Cultivating Your Child’s Social Consciousness
How relevant is a child’s learning to the society in which he or she belongs? Every opportunity to learn is an opportunity to make a mark. Inside our classrooms, we aim to extend acquired knowledge as far as little minds can take them. When what begins in the mind is made concrete by their hands, we see that there has been true learning.
How can we work together to develop our children’s social consciousness? What opens their minds to the awareness that concepts can be applied to issues concerning other children like them around the world? How do we help them believe they are big enough for their actions to create a significant dent?
Discussion of relevant social issues. Dinnertime is a good opportunity to have conversations with children about current events. They may have their own sources of gathering news from social media, television, radio or word of mouth, but your presence is key to helping them process this information in a healthy and productive manner. What are their thoughts and opinions?How do they feel about the news they hear?
Exposure to socially-oriented activities for children. Pave the way for them to be involved. Community outreach projects develop a sense of responsibility in children and concretely show them means to address issues in their own capacity. Putting their skills and talents to use is the best way to ignite their spirit of volunteerism. Can they teach younger children subjects they excel in, do arts and crafts for a cause, engage in music or sports with other children in less privileged communities? What else can they do?
Writing about their experiences and realizations.Encourage them to keep a journal about their thoughts, feelings and experiences. They make take it a step further by including ideas or plans they would like to come to fruition. Recording is one effective way of raising their consciousness by remembering. They can keep going back to what they wrote and recall their opinions and even questions they may have asked themselves. Can they answer their questions eventually? Are there more questions now? Inquiring helps give them the direction they need to find their answers.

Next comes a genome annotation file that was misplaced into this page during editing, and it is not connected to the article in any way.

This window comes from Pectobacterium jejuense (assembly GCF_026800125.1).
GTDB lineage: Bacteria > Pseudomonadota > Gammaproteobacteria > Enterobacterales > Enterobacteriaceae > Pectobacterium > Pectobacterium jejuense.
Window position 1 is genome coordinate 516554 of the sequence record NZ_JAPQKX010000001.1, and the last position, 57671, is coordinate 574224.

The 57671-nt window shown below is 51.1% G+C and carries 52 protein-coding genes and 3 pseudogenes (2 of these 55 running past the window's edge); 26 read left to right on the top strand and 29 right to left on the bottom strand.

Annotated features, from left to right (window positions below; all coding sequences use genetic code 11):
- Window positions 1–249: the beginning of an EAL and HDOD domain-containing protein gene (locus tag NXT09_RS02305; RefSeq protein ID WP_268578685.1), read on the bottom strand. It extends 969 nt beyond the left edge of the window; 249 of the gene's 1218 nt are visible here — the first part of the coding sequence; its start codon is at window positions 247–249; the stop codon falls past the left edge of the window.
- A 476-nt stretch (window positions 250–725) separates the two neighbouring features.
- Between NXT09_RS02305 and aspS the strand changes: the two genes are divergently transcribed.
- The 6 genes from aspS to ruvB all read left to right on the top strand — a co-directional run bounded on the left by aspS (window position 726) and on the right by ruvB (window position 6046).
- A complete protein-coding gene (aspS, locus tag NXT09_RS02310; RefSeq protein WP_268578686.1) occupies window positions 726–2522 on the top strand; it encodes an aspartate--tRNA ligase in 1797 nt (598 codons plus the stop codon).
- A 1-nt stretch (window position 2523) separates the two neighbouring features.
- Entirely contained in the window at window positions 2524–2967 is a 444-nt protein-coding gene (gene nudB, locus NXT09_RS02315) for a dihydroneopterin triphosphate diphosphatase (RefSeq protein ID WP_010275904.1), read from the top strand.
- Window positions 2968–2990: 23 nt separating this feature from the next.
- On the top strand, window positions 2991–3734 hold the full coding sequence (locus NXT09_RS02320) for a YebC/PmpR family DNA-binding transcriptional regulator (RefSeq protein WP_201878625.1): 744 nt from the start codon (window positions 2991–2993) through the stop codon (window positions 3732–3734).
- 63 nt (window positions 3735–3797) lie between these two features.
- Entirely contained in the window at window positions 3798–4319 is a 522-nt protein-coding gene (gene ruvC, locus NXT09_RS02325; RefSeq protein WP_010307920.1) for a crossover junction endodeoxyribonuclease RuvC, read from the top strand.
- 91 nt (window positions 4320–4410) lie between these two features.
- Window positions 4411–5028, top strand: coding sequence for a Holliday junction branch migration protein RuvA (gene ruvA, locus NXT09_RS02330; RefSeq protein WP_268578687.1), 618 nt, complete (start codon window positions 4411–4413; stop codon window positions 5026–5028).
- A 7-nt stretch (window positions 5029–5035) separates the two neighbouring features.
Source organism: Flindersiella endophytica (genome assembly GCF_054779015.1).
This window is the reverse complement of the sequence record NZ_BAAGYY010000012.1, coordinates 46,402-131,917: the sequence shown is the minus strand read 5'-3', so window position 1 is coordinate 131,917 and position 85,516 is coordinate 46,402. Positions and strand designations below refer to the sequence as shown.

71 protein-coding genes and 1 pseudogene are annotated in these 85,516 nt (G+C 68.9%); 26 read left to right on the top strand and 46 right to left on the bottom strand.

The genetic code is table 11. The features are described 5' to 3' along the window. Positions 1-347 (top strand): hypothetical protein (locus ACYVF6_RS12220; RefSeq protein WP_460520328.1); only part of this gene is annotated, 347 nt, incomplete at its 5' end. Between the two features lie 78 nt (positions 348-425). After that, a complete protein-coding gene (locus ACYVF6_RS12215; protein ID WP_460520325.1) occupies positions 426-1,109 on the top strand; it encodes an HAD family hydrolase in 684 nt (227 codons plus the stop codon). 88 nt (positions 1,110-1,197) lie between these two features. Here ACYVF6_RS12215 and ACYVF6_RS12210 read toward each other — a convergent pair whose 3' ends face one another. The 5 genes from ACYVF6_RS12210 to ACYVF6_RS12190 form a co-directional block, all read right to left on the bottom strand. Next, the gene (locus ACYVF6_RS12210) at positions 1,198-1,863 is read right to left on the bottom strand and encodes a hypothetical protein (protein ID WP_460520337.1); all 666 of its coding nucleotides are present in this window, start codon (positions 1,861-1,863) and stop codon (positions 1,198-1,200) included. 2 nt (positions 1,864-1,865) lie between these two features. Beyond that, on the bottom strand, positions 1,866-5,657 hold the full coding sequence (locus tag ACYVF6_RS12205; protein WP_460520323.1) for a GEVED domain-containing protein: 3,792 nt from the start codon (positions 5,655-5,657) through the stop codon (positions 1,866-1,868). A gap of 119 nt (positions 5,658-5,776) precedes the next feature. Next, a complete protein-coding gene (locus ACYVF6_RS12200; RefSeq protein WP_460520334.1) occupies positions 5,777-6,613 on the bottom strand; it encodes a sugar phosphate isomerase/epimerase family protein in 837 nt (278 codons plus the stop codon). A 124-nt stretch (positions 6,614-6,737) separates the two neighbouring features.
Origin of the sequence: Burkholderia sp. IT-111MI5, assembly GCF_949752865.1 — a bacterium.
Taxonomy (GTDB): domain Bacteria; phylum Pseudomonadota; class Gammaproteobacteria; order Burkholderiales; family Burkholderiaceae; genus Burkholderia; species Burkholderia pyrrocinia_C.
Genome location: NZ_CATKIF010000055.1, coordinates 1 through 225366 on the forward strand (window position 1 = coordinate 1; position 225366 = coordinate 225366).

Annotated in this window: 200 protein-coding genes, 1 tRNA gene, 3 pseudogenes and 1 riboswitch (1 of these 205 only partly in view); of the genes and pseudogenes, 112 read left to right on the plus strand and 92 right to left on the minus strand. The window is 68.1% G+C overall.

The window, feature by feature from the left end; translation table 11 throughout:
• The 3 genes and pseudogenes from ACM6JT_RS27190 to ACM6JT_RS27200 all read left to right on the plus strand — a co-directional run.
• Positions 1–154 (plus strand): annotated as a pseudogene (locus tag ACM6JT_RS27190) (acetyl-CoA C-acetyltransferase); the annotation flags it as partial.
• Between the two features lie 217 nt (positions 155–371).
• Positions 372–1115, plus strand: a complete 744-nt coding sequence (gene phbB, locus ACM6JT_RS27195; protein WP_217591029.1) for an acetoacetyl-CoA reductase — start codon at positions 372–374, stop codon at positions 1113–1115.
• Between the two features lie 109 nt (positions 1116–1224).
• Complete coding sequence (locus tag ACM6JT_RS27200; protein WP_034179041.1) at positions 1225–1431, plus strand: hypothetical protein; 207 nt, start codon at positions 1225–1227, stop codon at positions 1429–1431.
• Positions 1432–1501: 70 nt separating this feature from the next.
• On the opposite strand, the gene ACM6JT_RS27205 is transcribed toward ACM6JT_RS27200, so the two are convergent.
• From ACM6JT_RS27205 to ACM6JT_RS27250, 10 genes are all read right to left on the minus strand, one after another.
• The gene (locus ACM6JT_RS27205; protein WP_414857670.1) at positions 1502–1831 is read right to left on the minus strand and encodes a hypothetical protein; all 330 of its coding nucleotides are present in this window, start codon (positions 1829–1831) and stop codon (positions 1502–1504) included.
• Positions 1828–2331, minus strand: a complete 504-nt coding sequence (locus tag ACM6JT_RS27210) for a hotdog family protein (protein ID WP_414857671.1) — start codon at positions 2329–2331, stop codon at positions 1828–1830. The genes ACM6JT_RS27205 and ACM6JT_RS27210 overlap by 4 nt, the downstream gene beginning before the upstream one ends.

The annual Primary Years Program (PYP) Exhibit by the Grade 5 Domuschola students is a culmination of this developed skill in understanding social concerns pertaining to the youth. The theme, “Minsan Lang Tayo Maging Bata,” lent itself to a day of sharing their understanding of the reality of child abuse, child trafficking and child labor. Through field trips, online research and interviews, the data they gathered helped them get a sense of what goes on around them outside their comfort zones.
This kind of social awareness is what we want to cultivate in our children as we work together, allowing them to see fully the role they play in the big picture.